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Depreciation at Deutsche Lufthansa AG

Depreciation at Deutsche Lufthansa AG

By
Anne Beyer, Jaclyn Foroughi
2015| Case No. A224| Length 14 pgs.

As one of the most highly capital-intensive industries, airlines require a substantial investment in physical assets to fund operations. These assets, characterized by property, plant, and equipment (PP&E) on the balance sheet, typically comprise more than half of the total assets of an airline. As a result, depreciation of these assets constitutes a major operating expense.

Although methods and estimates used for determining depreciation expense can differ across industries, it is not uncommon for similar divergence to occur among companies within the same industry as well. Aircraft-related depreciation expense is determined by estimating the useful life and the residual value of the aircraft. These estimates can vary widely amongst airlines as a result of many factors including differences in corporate strategy, flying patterns, and fleet composition. As a result, differing practices and expectations can have a significant impact on each airline’s reported financial results.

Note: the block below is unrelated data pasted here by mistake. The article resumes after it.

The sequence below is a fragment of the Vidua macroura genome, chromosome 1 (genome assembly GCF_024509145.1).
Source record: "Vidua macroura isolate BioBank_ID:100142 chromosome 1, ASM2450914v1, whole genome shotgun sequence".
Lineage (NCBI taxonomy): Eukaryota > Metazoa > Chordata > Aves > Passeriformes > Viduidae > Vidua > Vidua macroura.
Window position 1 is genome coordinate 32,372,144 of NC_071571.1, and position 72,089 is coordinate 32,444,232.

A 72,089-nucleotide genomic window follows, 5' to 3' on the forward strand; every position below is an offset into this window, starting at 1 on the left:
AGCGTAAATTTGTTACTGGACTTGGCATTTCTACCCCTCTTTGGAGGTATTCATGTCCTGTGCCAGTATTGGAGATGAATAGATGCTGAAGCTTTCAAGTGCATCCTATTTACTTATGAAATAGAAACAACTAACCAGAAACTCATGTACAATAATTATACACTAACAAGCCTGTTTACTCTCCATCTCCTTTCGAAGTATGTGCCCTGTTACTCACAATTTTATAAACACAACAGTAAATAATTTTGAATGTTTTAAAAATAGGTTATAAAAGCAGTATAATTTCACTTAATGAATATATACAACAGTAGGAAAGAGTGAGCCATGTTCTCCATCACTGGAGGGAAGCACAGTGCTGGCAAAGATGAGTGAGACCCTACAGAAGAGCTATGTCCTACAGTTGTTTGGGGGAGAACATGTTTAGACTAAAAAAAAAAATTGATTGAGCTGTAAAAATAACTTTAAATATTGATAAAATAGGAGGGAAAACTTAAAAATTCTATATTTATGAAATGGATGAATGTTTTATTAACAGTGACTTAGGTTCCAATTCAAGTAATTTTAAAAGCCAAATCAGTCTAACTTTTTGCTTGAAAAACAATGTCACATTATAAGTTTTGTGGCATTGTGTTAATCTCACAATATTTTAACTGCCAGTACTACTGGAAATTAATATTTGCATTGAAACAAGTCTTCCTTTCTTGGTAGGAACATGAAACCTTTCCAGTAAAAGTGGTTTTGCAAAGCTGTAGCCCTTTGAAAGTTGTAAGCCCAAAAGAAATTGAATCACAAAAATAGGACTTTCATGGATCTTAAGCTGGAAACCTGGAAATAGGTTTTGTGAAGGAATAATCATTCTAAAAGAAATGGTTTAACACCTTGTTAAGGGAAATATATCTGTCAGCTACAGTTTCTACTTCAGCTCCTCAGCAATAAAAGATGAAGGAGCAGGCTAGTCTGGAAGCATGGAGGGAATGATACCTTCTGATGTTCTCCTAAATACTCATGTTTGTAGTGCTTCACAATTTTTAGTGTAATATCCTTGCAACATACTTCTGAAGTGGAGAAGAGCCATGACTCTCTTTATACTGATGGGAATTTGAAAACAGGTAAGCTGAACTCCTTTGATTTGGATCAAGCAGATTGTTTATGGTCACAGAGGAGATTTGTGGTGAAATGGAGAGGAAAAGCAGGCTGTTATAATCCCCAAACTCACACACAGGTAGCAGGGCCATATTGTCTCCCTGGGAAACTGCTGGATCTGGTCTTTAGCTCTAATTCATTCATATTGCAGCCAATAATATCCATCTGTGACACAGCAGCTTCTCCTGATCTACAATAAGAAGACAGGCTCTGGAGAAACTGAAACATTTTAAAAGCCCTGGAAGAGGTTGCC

Learning Objective
Students are presented with an opportunity to analyze the impact of depreciation methods and assumptions, including how changes in assumptions related to depreciable lives and residual values impact depreciation expense.
Keywords
balance sheet, financial statements, financial performance, financial accounting, accounting, depreciation, fixed assets, strategy

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